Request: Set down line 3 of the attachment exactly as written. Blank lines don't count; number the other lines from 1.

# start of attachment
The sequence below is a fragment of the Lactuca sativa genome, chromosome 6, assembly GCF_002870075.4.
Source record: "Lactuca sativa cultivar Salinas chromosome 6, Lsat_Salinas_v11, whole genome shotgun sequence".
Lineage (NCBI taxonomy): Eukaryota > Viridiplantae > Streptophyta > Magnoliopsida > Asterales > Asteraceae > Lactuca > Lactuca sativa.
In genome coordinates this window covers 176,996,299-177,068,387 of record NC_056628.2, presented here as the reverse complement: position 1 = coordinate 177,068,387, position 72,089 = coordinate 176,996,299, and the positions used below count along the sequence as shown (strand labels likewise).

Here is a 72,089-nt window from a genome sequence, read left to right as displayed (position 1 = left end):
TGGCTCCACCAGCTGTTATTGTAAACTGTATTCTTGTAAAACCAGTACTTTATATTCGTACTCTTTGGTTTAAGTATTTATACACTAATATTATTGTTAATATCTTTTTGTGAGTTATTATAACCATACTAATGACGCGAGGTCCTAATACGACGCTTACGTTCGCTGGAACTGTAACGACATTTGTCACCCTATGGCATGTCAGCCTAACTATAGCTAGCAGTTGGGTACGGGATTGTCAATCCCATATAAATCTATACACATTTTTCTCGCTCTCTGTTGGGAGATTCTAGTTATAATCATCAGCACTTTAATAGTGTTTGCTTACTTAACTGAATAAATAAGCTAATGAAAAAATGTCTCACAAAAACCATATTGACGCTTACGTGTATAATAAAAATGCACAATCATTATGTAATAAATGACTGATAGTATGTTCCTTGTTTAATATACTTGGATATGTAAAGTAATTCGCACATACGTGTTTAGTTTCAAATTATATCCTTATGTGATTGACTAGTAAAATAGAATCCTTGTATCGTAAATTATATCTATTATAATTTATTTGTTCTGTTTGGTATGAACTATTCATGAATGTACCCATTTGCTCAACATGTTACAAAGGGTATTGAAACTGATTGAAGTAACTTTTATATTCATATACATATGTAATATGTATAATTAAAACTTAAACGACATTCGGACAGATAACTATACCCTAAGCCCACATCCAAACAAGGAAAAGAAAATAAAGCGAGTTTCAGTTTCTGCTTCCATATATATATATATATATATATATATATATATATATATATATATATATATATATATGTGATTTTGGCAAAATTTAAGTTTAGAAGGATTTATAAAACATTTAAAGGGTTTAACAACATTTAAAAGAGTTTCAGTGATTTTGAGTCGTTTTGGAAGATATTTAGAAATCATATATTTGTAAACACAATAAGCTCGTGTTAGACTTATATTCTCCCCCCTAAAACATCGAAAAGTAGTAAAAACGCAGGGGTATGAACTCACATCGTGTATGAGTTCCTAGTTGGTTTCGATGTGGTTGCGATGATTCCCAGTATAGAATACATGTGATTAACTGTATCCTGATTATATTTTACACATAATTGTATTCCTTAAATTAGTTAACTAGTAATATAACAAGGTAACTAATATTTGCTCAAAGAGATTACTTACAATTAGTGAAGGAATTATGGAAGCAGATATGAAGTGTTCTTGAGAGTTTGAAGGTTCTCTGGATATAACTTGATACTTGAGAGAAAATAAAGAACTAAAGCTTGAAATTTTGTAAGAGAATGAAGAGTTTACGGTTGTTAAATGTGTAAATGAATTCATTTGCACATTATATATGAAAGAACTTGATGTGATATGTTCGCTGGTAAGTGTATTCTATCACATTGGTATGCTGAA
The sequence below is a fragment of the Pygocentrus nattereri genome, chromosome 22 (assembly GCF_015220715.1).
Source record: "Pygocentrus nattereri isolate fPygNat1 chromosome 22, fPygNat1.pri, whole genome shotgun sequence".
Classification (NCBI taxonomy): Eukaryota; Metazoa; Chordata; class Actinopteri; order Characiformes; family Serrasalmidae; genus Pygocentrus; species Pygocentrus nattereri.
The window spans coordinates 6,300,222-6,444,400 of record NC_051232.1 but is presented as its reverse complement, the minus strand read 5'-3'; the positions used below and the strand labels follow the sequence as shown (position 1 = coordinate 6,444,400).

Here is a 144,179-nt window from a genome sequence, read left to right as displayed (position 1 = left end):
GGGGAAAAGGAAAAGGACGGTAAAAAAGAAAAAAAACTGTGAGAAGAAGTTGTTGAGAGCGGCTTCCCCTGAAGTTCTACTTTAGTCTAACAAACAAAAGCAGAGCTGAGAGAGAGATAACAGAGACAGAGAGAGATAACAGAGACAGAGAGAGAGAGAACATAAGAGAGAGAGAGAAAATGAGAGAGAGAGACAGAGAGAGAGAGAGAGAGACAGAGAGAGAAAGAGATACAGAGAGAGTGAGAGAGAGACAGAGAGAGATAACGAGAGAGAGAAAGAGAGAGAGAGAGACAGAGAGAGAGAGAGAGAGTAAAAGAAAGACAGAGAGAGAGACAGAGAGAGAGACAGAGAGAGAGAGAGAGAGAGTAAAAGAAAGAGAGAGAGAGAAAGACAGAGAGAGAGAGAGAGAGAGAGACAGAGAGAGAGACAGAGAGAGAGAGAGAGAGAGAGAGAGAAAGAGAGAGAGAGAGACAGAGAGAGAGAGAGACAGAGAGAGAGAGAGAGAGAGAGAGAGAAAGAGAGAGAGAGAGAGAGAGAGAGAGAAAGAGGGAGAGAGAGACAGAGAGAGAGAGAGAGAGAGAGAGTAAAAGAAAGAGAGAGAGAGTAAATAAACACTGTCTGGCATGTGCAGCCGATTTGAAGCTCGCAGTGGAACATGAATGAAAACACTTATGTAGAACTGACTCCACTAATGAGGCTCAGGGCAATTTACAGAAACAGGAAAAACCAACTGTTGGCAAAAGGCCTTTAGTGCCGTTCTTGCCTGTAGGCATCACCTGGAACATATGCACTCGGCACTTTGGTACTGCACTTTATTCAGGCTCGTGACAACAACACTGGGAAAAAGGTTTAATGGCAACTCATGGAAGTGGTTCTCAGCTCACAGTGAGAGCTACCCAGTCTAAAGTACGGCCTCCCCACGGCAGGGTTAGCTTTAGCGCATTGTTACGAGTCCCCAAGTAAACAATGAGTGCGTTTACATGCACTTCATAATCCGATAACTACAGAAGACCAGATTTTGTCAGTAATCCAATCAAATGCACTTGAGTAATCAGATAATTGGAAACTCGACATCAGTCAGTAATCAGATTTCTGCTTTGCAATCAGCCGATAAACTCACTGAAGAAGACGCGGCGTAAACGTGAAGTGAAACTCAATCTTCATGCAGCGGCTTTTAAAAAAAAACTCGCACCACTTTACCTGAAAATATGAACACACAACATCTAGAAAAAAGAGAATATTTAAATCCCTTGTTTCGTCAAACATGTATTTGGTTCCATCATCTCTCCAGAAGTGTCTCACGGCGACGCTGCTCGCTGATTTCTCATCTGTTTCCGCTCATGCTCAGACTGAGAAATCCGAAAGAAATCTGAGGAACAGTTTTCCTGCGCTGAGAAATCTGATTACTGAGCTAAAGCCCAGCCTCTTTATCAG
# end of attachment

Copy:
Lineage (NCBI taxonomy): Eukaryota > Viridiplantae > Streptophyta > Magnoliopsida > Asterales > Asteraceae > Lactuca > Lactuca sativa.